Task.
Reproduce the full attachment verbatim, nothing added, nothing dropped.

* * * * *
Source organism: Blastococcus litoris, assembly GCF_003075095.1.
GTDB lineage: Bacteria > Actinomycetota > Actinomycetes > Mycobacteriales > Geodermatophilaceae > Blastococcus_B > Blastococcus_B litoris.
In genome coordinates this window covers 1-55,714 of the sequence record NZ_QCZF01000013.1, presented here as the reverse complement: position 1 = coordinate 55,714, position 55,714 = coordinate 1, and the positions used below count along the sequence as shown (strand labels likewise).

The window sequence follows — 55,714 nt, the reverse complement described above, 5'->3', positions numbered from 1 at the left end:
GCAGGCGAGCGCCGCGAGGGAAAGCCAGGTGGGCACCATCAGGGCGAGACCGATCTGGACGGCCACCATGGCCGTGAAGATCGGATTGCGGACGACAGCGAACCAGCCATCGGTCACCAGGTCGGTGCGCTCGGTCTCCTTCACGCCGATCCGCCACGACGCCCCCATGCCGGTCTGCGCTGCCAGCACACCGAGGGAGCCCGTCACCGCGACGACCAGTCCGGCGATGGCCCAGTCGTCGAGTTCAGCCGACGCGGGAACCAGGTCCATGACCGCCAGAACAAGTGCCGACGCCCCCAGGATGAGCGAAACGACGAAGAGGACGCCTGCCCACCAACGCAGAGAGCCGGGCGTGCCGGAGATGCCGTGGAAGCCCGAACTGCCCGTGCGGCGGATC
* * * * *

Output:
Source organism: Blastococcus litoris, assembly GCF_003075095.1.
GTDB lineage: Bacteria > Actinomycetota > Actinomycetes > Mycobacteriales > Geodermatophilaceae > Blastococcus_B > Blastococcus_B litoris.
In genome coordinates this window covers 1-55,714 of the sequence record NZ_QCZF01000013.1, presented here as the reverse complement: position 1 = coordinate 55,714, position 55,714 = coordinate 1, and the positions used below count along the sequence as shown (strand labels likewise).

The window sequence follows — 55,714 nt, the reverse complement described above, 5'->3', positions numbered from 1 at the left end:
GCAGGCGAGCGCCGCGAGGGAAAGCCAGGTGGGCACCATCAGGGCGAGACCGATCTGGACGGCCACCATGGCCGTGAAGATCGGATTGCGGACGACAGCGAACCAGCCATCGGTCACCAGGTCGGTGCGCTCGGTCTCCTTCACGCCGATCCGCCACGACGCCCCCATGCCGGTCTGCGCTGCCAGCACACCGAGGGAGCCCGTCACCGCGACGACCAGTCCGGCGATGGCCCAGTCGTCGAGTTCAGCCGACGCGGGAACCAGGTCCATGACCGCCAGAACAAGTGCCGACGCCCCCAGGATGAGCGAAACGACGAAGAGGACGCCTGCCCACCAACGCAGAGAGCCGGGCGTGCCGGAGATGCCGTGGAAGCCCGAACTGCCCGTGCGGCGGATC